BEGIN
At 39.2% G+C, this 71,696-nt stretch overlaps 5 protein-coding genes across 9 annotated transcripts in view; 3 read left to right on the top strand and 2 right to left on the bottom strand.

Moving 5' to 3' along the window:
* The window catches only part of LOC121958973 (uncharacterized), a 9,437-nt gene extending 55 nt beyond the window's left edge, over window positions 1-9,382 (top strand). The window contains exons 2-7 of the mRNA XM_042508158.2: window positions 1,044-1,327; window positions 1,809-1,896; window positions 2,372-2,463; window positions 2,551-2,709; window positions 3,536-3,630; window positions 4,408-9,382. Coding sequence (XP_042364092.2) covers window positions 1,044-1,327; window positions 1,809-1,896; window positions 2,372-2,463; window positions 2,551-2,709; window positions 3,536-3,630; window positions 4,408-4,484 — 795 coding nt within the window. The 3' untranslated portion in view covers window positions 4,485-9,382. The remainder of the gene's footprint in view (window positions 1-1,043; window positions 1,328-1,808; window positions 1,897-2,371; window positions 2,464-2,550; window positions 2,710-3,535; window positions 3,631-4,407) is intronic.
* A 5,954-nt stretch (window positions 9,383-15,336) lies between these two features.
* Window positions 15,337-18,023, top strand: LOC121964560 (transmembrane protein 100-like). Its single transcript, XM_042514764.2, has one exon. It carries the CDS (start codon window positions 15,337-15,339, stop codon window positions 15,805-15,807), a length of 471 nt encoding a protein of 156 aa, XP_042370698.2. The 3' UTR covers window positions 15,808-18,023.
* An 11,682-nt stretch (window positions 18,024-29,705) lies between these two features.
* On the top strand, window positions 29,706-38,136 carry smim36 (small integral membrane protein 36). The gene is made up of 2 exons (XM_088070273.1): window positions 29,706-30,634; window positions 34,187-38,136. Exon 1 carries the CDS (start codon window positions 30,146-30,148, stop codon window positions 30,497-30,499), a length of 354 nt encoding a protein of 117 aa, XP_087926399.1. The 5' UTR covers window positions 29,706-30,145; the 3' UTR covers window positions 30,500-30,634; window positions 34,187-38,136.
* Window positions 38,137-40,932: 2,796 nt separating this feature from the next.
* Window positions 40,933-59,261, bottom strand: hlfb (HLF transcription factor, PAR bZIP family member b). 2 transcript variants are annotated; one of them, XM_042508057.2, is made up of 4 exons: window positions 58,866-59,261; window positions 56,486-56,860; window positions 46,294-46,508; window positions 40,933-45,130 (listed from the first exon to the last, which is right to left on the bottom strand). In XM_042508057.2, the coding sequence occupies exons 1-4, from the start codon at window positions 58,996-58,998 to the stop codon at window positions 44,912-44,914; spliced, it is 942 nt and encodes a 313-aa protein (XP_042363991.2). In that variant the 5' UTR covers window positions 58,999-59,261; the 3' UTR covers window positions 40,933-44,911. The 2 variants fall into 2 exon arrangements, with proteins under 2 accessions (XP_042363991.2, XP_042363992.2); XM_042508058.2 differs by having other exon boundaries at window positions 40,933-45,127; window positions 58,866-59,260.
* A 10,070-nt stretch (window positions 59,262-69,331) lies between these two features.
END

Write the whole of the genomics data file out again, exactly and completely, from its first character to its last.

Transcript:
At 39.2% G+C, this 71,696-nt stretch overlaps 5 protein-coding genes across 9 annotated transcripts in view; 3 read left to right on the top strand and 2 right to left on the bottom strand.

Moving 5' to 3' along the window:
* The window catches only part of LOC121958973 (uncharacterized), a 9,437-nt gene extending 55 nt beyond the window's left edge, over window positions 1-9,382 (top strand). The window contains exons 2-7 of the mRNA XM_042508158.2: window positions 1,044-1,327; window positions 1,809-1,896; window positions 2,372-2,463; window positions 2,551-2,709; window positions 3,536-3,630; window positions 4,408-9,382. Coding sequence (XP_042364092.2) covers window positions 1,044-1,327; window positions 1,809-1,896; window positions 2,372-2,463; window positions 2,551-2,709; window positions 3,536-3,630; window positions 4,408-4,484 — 795 coding nt within the window. The 3' untranslated portion in view covers window positions 4,485-9,382. The remainder of the gene's footprint in view (window positions 1-1,043; window positions 1,328-1,808; window positions 1,897-2,371; window positions 2,464-2,550; window positions 2,710-3,535; window positions 3,631-4,407) is intronic.
* A 5,954-nt stretch (window positions 9,383-15,336) lies between these two features.
* Window positions 15,337-18,023, top strand: LOC121964560 (transmembrane protein 100-like). Its single transcript, XM_042514764.2, has one exon. It carries the CDS (start codon window positions 15,337-15,339, stop codon window positions 15,805-15,807), a length of 471 nt encoding a protein of 156 aa, XP_042370698.2. The 3' UTR covers window positions 15,808-18,023.
* An 11,682-nt stretch (window positions 18,024-29,705) lies between these two features.
* On the top strand, window positions 29,706-38,136 carry smim36 (small integral membrane protein 36). The gene is made up of 2 exons (XM_088070273.1): window positions 29,706-30,634; window positions 34,187-38,136. Exon 1 carries the CDS (start codon window positions 30,146-30,148, stop codon window positions 30,497-30,499), a length of 354 nt encoding a protein of 117 aa, XP_087926399.1. The 5' UTR covers window positions 29,706-30,145; the 3' UTR covers window positions 30,500-30,634; window positions 34,187-38,136.
* Window positions 38,137-40,932: 2,796 nt separating this feature from the next.
* Window positions 40,933-59,261, bottom strand: hlfb (HLF transcription factor, PAR bZIP family member b). 2 transcript variants are annotated; one of them, XM_042508057.2, is made up of 4 exons: window positions 58,866-59,261; window positions 56,486-56,860; window positions 46,294-46,508; window positions 40,933-45,130 (listed from the first exon to the last, which is right to left on the bottom strand). In XM_042508057.2, the coding sequence occupies exons 1-4, from the start codon at window positions 58,996-58,998 to the stop codon at window positions 44,912-44,914; spliced, it is 942 nt and encodes a 313-aa protein (XP_042363991.2). In that variant the 5' UTR covers window positions 58,999-59,261; the 3' UTR covers window positions 40,933-44,911. The 2 variants fall into 2 exon arrangements, with proteins under 2 accessions (XP_042363991.2, XP_042363992.2); XM_042508058.2 differs by having other exon boundaries at window positions 40,933-45,127; window positions 58,866-59,260.
* A 10,070-nt stretch (window positions 59,262-69,331) lies between these two features.